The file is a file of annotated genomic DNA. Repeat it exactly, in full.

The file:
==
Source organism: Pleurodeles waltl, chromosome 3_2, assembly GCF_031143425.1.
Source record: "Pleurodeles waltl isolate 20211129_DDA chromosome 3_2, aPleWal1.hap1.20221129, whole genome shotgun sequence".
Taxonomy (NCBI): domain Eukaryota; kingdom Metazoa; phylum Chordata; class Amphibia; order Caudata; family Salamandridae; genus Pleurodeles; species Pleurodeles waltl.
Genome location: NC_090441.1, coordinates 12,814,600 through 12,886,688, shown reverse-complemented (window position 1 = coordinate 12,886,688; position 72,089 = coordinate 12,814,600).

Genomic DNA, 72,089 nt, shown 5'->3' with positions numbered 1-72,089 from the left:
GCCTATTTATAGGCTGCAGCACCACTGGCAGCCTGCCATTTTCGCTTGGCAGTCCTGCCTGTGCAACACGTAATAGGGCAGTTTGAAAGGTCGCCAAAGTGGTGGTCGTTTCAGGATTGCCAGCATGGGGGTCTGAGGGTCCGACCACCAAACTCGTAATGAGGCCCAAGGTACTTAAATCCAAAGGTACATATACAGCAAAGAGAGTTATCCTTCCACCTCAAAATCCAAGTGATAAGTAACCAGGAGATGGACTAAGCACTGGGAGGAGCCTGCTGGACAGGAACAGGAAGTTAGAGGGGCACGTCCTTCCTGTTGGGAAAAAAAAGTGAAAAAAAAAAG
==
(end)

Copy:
Source organism: Pleurodeles waltl, chromosome 3_2, assembly GCF_031143425.1.
Source record: "Pleurodeles waltl isolate 20211129_DDA chromosome 3_2, aPleWal1.hap1.20221129, whole genome shotgun sequence".
Taxonomy (NCBI): domain Eukaryota; kingdom Metazoa; phylum Chordata; class Amphibia; order Caudata; family Salamandridae; genus Pleurodeles; species Pleurodeles waltl.
Genome location: NC_090441.1, coordinates 12,814,600 through 12,886,688, shown reverse-complemented (window position 1 = coordinate 12,886,688; position 72,089 = coordinate 12,814,600).

Genomic DNA, 72,089 nt, shown 5'->3' with positions numbered 1-72,089 from the left:
GCCTATTTATAGGCTGCAGCACCACTGGCAGCCTGCCATTTTCGCTTGGCAGTCCTGCCTGTGCAACACGTAATAGGGCAGTTTGAAAGGTCGCCAAAGTGGTGGTCGTTTCAGGATTGCCAGCATGGGGGTCTGAGGGTCCGACCACCAAACTCGTAATGAGGCCCAAGGTACTTAAATCCAAAGGTACATATACAGCAAAGAGAGTTATCCTTCCACCTCAAAATCCAAGTGATAAGTAACCAGGAGATGGACTAAGCACTGGGAGGAGCCTGCTGGACAGGAACAGGAAGTTAGAGGGGCACGTCCTTCCTGTTGGGAAAAAAAAGTGAAAAAAAAAAG